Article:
World news – The Chinese New Year comes with a whisper

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This week, Chinese people around the world will usher in the Year of the Ox with family and friends, with happy foods and customs that are all supposed to bring good luck after a turbulent year.

In tightly controlled Singapore, the government lets the Celebrations take place during a time of Covid, but their leaders beg the nation to exercise restraint in verbalizing Chinese New Year sentences or risking fines and jail sentences.

According to the country’s recently updated laws, which include a popular ritual called « Lo -Hei « , a » strong expression of auspicious slogans « is not permitted in restaurants.

Common in Singapore and Malaysia, the custom revolves around a dish called yusheng, which is a mixture of chopped vegetables, canned fruit and raw fish , crispy strips and spices. When ingredients and spices are added, the people gathered around the dish cry out for abundance, love, career success and good grades. The group then uses chopsticks to mix the ingredients and toss them in the air to usher in the New Year with heartier wishes, which is usually a boisterous and messy affair.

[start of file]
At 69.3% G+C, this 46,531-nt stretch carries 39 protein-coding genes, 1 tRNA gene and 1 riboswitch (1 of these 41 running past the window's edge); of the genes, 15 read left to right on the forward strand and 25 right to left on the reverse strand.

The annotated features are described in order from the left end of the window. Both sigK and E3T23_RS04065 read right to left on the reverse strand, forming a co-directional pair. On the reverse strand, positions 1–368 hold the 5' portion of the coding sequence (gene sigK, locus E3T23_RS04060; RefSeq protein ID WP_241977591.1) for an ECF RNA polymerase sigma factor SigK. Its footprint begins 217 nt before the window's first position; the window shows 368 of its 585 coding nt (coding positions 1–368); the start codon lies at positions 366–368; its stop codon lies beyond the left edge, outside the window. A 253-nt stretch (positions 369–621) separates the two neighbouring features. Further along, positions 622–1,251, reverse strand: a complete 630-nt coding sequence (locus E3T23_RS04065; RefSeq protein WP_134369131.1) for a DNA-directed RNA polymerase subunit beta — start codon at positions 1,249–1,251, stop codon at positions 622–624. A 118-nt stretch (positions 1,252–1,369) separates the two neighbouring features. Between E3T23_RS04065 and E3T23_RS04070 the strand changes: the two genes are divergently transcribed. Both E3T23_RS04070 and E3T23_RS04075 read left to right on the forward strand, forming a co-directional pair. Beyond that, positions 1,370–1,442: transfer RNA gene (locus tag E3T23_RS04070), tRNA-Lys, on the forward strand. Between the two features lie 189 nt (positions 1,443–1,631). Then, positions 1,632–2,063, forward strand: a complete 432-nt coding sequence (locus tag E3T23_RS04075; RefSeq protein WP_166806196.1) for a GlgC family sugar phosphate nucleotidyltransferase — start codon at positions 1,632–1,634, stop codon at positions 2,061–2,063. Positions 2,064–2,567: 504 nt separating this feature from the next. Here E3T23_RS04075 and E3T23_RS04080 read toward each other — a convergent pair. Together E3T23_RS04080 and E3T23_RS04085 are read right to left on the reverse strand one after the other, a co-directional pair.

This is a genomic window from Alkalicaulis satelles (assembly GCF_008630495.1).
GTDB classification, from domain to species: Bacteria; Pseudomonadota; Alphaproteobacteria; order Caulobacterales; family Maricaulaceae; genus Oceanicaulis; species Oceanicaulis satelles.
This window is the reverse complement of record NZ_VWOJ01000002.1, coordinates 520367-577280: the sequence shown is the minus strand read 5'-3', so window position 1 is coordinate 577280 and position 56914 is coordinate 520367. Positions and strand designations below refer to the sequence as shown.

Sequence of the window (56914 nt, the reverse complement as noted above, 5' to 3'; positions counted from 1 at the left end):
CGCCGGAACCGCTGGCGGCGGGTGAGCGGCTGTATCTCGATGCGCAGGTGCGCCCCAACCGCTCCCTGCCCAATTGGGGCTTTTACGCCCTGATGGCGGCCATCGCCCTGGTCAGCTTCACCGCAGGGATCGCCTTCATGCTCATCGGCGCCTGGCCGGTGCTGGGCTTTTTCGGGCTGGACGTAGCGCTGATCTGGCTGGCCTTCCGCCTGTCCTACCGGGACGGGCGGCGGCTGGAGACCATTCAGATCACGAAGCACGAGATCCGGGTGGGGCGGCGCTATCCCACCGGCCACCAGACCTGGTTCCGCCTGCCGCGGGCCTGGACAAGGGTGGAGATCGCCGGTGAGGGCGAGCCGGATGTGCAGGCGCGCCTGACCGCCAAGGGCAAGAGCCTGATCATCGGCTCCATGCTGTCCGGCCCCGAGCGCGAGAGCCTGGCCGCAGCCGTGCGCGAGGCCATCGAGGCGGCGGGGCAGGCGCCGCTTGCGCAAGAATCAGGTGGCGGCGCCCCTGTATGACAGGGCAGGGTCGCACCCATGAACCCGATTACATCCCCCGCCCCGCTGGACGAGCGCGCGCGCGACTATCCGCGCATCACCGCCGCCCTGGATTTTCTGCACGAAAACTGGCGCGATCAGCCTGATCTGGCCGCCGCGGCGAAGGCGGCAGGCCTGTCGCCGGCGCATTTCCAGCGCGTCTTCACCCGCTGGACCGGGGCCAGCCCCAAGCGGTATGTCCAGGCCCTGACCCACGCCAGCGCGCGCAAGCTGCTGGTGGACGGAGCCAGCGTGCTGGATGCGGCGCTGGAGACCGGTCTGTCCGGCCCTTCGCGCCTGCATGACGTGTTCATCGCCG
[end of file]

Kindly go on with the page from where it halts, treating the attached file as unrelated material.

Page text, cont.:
In the run-up to the Year of the Ox, which is Dec. Starting February, ethnic Chinese residents, who make up the majority of Singapore’s 5.7 million population, typically have multiple meals of the colorful dish.

« When throwing yusheng, please leave your masks on and scream not the auspicious phrases – say them in your hearts instead, « said Singapore’s Prime Minister

Lee Hsien Loong

said on January 23, the one year anniversary of the country’s first confirmed coronavirus case. The small city-state has since recorded nearly 60,000 cases, including 29 deaths. In late 2020, some rules for indoor and public gatherings were relaxed after new cases fell sharply.

Do you have New Year traditions that have been changed by the pandemic? Join the conversation below.